In a few short weeks, paradise turns into purgatory.
The merciless sun scorches down, and dust devils dance...
...across the parching earth.
Most of the animals migrate to other regions...
...but some hardy and some foolhardy ones remain.
And the vultures know that their prosperous time is approaching.
By this time, the great lake has dried up completely...
...into a boundless, white expanse.
Mummified fish lie scattered on the dry, cracked surface.
Animals migrating across the lake from the Kalahari...
...plod through cruel mirages of water that doesn't splash under their feet...
...and they pass phantom trees that offer no shade.
After days of plodding, some begin to panic...
...when there seems to be no end to the vastness.
Some just give up and stop walking.
Some years, the drought comes too soon for the pelicans...
...who nested in the center of the lake.
The parents stand around helplessly as their little black chicks...
...suffer agonies of hunger and thirst and heat.
They're almost fully grown, but are still too young to fly...
...so they're trapped in this boundless desolation.
One little one begins to walk blindly away into the searing heat...
...and his parents can only look on in despair.
In the first weeks of his life, this was a bountiful lake.
He cannot understand how his beautiful world could change into this pitiless void.
So he walks and walks, hoping in despair to find his beautiful world again...
...somewhere in this vast emptiness.
In the evening, cool, moist air...
...comes drifting into the desert, bringing a promise of life-giving rain.
In the morning, the clouds are still streaming into the desert sky...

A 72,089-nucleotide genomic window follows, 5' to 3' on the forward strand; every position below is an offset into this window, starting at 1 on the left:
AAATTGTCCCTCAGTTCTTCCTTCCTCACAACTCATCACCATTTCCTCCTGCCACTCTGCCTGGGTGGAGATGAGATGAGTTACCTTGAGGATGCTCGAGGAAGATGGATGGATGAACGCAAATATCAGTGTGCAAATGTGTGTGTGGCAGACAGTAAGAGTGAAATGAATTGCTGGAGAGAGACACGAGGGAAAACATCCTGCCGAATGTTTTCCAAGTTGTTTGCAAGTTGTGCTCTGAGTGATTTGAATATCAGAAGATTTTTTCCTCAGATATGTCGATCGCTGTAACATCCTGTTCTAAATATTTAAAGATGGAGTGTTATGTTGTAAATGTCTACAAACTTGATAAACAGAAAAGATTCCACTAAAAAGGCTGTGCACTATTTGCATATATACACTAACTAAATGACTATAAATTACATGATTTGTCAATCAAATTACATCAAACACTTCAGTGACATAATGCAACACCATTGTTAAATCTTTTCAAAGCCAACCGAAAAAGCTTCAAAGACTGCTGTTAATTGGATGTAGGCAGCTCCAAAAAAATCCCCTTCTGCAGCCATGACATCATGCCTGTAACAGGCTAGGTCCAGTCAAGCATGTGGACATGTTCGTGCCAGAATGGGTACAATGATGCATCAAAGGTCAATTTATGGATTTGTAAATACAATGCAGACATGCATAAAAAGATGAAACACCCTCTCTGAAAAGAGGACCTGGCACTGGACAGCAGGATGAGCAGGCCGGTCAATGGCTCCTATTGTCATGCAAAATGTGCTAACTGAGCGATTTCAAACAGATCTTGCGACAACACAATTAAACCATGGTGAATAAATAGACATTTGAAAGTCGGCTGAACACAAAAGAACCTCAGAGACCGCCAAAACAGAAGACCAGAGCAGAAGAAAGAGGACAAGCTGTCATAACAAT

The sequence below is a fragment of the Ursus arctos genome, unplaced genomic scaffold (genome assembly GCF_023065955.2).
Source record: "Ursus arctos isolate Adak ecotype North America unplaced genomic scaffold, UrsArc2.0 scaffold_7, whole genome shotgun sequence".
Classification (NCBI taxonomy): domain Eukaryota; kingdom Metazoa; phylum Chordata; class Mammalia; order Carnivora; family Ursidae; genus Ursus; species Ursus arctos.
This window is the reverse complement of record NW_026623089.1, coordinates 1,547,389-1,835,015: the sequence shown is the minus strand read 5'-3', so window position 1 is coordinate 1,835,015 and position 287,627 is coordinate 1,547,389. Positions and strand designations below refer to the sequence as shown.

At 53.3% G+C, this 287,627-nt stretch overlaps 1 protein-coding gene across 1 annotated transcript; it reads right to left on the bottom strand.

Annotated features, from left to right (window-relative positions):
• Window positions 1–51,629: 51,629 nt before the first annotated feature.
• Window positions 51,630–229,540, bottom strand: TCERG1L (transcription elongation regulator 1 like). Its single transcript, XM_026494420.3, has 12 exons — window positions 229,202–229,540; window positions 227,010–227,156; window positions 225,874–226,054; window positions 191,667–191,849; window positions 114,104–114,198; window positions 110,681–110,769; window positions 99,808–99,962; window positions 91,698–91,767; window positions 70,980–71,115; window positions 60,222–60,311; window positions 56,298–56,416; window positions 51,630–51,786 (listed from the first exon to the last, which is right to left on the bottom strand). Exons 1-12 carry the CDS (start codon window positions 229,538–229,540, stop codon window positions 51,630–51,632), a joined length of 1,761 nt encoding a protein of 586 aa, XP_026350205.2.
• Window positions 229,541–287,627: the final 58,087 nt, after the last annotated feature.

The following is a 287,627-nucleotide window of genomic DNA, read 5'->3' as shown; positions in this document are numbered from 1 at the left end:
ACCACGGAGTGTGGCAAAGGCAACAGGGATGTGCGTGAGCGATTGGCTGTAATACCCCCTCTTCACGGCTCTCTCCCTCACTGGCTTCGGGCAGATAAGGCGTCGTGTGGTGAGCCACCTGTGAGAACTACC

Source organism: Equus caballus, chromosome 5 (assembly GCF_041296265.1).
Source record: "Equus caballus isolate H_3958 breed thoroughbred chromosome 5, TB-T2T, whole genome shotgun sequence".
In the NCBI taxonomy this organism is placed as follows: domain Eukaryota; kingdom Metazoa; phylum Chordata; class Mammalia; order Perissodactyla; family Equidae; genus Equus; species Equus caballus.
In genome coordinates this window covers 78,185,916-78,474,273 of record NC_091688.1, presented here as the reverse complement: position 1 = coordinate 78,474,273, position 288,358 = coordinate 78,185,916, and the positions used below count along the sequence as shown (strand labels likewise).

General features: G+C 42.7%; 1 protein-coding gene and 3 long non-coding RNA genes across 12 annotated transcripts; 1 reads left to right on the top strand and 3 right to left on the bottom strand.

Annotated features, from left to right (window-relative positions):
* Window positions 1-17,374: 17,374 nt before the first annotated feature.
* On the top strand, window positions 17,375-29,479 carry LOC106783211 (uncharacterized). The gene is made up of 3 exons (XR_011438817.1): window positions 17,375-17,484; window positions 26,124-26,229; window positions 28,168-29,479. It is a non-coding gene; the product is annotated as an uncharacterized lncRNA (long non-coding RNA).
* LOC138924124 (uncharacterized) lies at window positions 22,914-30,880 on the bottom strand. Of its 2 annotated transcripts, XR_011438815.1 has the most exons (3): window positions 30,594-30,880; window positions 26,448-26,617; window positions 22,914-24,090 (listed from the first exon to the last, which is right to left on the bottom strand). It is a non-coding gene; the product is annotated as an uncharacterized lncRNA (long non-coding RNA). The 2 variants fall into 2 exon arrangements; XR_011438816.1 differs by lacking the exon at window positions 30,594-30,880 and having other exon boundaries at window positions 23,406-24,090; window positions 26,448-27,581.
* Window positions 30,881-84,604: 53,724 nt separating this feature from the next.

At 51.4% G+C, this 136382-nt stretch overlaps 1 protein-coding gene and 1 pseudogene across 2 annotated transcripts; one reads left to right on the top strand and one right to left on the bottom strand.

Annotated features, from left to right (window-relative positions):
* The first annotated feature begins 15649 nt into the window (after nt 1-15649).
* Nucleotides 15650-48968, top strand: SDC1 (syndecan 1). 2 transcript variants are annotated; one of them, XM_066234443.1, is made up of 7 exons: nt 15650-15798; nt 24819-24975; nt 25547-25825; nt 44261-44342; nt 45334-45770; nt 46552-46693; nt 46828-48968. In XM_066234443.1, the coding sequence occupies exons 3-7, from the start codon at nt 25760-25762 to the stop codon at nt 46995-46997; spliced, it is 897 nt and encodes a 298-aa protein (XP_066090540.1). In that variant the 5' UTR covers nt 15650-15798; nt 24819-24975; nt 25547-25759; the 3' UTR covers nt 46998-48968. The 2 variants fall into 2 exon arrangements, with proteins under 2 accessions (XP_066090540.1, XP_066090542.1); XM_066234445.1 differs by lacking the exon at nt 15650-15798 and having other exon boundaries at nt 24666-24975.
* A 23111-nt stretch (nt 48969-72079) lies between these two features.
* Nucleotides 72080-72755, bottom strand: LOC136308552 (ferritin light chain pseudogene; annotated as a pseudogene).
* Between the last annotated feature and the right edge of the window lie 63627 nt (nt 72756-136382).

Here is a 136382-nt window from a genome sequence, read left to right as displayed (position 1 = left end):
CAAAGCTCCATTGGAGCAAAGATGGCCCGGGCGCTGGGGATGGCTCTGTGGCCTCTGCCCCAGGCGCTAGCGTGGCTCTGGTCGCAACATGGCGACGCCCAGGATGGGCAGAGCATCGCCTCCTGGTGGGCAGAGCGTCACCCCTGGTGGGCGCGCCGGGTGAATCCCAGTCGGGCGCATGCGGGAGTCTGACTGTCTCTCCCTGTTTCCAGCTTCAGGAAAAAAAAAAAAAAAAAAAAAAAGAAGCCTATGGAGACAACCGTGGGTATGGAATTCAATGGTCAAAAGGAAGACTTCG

...but the sun burns mercilessly, and one by one...
...they shrivel in the searing heat.
A few stragglers survive, but as they penetrate deeper into the desert...
...they, too, dwindle and fade.
In the end, the parents have to abandon their chicks...
...and fly away to the sea.
And the chicks begin to walk.
They are very weak now, and the dried-out lake is endless.
It is a death march that leaves a trail of little bodies...
...for mile upon mile on the vastness...
...until only a pitiful few are left alive.
Far away from the desert, the clouds build up into towering masses...
...as they prepare to invade the stronghold of the sun once more.
Like a liberating army, wave after wave of cumulus...
...surges across the African plains.
Even before they reach the desert, the sun begins to pound down on the upper layers...
...and it tears great gaps in the ranks of the invaders.
But when the advance guard reaches the desert, it is still a formidable force.
It penetrates several miles into the desert...
...and some clouds even discharge their load of rain.
But the rain never reaches the ground because the relentless sun evaporates...
...the water before it can fall on the thirsting earth.
The invasion loses impetus under the fury of the sun...
...and the clouds are vanquished.
And the surviving chicks wait in vain for relief from their anguish.
By nightfall, only a few scattered remnants drift around aimlessly.
During the night, the clouds regroup their forces.
Great masses move around in the darkness like vast engines of war...
...as they maneuver into position for another invasion.
At dawn, they launch another massive attack.
Again, wave after wave sweeps towards the desert.
And in the turmoil of a titanic battle of the elements, the sun is finally obliterated.
Then there is a great hush.
Strangely, when deliverance comes at last, the animals show no signs of rejoicing.
They merely wait impassively for the rain to pass.
And after a few minutes, it stops.
Abruptly and suddenly.
The thirsty earth soaks up the long-awaited moisture.
But in the rocky parts, the water runs off and brings new perils.
The flash floods drain off as suddenly as they started.
And now the desert can settle down to enjoy the return of prosperity.
But still the animals show no sign of rejoicing.
It takes several days before it dawns on them that...
...paradise has returned to the desert.
Then their joy of living comes bursting out.